About a week later I asked Zoe,

“Zoe I just thought I better double check with you, you are going to be away the first two weeks of August- right?”

“Oh no we changed our plans slightly we are now going away on July 16th and coming back on the first.”

“Oh shit.” I said I booked our tickets to leave on August 1st.

When Chris came home we discussed it.

“Why does it matter you don’t have a job anyway.” At the time a project had fallen through.

“I don’t think I will be unemployed six months from now.” I said ever the optimist.

“Oh really how can you be sure?” Chris said, ever the pessimist.

“Maybe we should see if we can change the plane tickets?”

“Why would we do that and pay more money?” Chris said.

“Because otherwise I will have to take a month off of work between our summer holiday and Zoe’s.”

“You don’t have a job.”

“Okay.” I relented I was not going to win this one.

I started to realize that planning in advance might not only be not my style, it was fraught with its own innate difficulties. There was one innate difficulty that always seemed to crop up in my life, my very own mother. She was especially good at appearing when everything else was going wrong already and deciding that the most important thing at that very moment was that I was in desperate need of a new shower head, or lawn furniture. If I spent $8,000 dollars on a new patio set at Island Trading all my problems would miraculously go away. She also had a knack for ruining plans and she was beginning to rub off on my father.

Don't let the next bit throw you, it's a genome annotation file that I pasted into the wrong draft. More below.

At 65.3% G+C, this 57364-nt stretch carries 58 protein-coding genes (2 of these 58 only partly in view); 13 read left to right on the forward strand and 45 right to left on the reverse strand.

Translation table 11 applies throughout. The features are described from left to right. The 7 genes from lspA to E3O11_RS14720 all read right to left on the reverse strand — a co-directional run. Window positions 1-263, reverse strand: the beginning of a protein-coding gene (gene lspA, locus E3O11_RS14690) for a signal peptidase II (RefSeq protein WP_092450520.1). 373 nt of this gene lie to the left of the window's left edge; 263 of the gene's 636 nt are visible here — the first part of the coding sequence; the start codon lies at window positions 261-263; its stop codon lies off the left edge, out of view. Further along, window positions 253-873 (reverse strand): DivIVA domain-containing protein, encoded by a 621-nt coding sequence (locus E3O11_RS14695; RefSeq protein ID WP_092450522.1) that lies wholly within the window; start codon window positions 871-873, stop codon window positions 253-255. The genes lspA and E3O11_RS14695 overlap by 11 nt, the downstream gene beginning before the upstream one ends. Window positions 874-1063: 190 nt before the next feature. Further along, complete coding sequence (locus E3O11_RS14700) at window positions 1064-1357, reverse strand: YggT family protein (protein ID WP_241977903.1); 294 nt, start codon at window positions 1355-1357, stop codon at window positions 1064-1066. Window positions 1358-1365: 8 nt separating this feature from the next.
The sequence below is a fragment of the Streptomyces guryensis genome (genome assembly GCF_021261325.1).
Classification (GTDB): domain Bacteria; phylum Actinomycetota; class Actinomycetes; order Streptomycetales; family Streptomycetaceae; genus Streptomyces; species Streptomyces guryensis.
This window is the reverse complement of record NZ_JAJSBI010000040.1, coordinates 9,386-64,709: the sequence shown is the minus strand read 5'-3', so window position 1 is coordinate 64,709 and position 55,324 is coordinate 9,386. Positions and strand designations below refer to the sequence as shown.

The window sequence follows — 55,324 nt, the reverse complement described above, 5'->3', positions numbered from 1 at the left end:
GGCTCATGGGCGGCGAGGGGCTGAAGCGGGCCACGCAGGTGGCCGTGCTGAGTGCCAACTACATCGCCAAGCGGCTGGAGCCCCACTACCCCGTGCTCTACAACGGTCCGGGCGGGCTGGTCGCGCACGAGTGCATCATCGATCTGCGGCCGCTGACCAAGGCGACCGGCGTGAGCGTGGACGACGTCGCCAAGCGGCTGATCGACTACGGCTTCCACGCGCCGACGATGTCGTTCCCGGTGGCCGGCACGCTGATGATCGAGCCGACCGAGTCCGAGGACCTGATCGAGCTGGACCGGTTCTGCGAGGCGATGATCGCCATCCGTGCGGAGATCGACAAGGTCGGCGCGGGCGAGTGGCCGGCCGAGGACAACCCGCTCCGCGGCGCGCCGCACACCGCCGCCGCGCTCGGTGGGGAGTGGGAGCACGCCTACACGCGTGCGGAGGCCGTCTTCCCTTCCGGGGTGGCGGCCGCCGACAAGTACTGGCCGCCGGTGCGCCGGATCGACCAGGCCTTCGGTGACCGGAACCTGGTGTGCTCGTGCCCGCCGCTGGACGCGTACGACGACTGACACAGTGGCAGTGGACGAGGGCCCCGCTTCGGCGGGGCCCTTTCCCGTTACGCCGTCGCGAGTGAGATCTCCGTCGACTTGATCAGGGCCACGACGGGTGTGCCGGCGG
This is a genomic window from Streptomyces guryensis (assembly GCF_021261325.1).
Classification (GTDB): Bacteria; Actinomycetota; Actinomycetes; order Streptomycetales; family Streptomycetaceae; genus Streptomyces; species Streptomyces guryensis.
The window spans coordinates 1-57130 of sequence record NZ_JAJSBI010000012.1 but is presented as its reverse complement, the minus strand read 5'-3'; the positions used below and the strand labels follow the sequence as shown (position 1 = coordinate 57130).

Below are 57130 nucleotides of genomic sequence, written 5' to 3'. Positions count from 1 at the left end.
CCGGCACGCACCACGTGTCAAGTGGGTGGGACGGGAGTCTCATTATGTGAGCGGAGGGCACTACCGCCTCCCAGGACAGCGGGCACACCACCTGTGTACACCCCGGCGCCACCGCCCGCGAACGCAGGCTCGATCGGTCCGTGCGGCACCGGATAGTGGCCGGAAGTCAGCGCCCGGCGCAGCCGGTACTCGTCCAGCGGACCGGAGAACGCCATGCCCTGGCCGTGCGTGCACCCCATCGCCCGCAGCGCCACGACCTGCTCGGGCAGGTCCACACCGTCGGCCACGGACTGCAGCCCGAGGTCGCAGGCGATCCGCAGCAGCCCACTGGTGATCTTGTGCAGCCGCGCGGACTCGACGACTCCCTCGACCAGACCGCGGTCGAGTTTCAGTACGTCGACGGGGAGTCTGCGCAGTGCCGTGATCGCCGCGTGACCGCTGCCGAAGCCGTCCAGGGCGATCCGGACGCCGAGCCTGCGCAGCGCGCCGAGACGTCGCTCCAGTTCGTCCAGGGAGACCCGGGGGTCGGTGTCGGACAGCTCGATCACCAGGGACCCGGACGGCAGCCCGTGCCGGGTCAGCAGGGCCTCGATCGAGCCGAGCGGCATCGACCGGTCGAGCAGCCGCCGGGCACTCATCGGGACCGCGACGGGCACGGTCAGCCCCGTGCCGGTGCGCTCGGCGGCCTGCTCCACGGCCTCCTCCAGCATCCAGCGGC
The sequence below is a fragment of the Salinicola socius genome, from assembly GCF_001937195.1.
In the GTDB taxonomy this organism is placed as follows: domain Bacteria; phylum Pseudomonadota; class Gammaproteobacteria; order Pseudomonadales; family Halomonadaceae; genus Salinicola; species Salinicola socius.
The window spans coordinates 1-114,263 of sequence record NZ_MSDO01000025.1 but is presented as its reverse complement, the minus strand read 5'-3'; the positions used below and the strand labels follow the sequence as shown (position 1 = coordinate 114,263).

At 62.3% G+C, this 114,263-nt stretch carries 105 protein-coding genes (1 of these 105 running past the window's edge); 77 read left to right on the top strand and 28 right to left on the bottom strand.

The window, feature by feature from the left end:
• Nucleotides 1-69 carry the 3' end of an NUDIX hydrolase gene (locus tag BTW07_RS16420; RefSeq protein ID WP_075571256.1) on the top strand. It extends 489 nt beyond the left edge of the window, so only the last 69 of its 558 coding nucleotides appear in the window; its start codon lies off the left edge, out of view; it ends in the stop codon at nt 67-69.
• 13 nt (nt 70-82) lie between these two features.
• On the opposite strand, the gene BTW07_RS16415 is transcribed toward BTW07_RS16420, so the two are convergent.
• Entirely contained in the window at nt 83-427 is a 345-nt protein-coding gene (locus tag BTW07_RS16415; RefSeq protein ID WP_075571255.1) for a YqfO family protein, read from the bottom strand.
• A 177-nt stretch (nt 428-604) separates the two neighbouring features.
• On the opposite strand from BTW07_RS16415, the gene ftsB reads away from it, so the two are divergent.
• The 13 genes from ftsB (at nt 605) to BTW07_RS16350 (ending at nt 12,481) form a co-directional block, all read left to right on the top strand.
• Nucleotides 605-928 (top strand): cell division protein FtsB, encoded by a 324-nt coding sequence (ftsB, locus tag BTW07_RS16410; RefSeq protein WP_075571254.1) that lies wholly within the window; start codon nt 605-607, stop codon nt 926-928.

At some point she decided to bring an important detail to my attention.

“So have you booked your flights for your summer holiday in NH?”

“Yes I told you we booked them a few weeks ago.”

“Did you do it in time for the Delta seat sale I told you about?”

“Yes mom.”

“Are they flexi tickets?”


“You might want to call and check or see if you can upgrade them.”

“Why?” I started to get suspicious.

“We just put the house in New Hampshire up for sale, it’s on Sotheby’s Real Estate.”

“What? !!! Mom I just bought five non refundable plane tickets six months from now. What am I going to do?”

“It won’t sell.”

“Why did you put it on the market then?”

“To sell it, eventually.”

“What if it does sell tomorrow?”

“There is usually a period of exchange.”

“Not six months! “

“You will have to make other plans if that happens. It won’t happen.”

“Oh my god, I thought you were going to give us all a year or so warning.”

“This is fair warning.”

As we are about to set off on our holiday next week, my mother was in fact right the house has not yet sold but it could have. It is usually my mother that takes pains to deliberate what might happen, in fact it is one of my mother’s favorite excuses for her least favorite activity, babysitting, which I will explore more fully next week in Part II, GiGi Goes AWAL.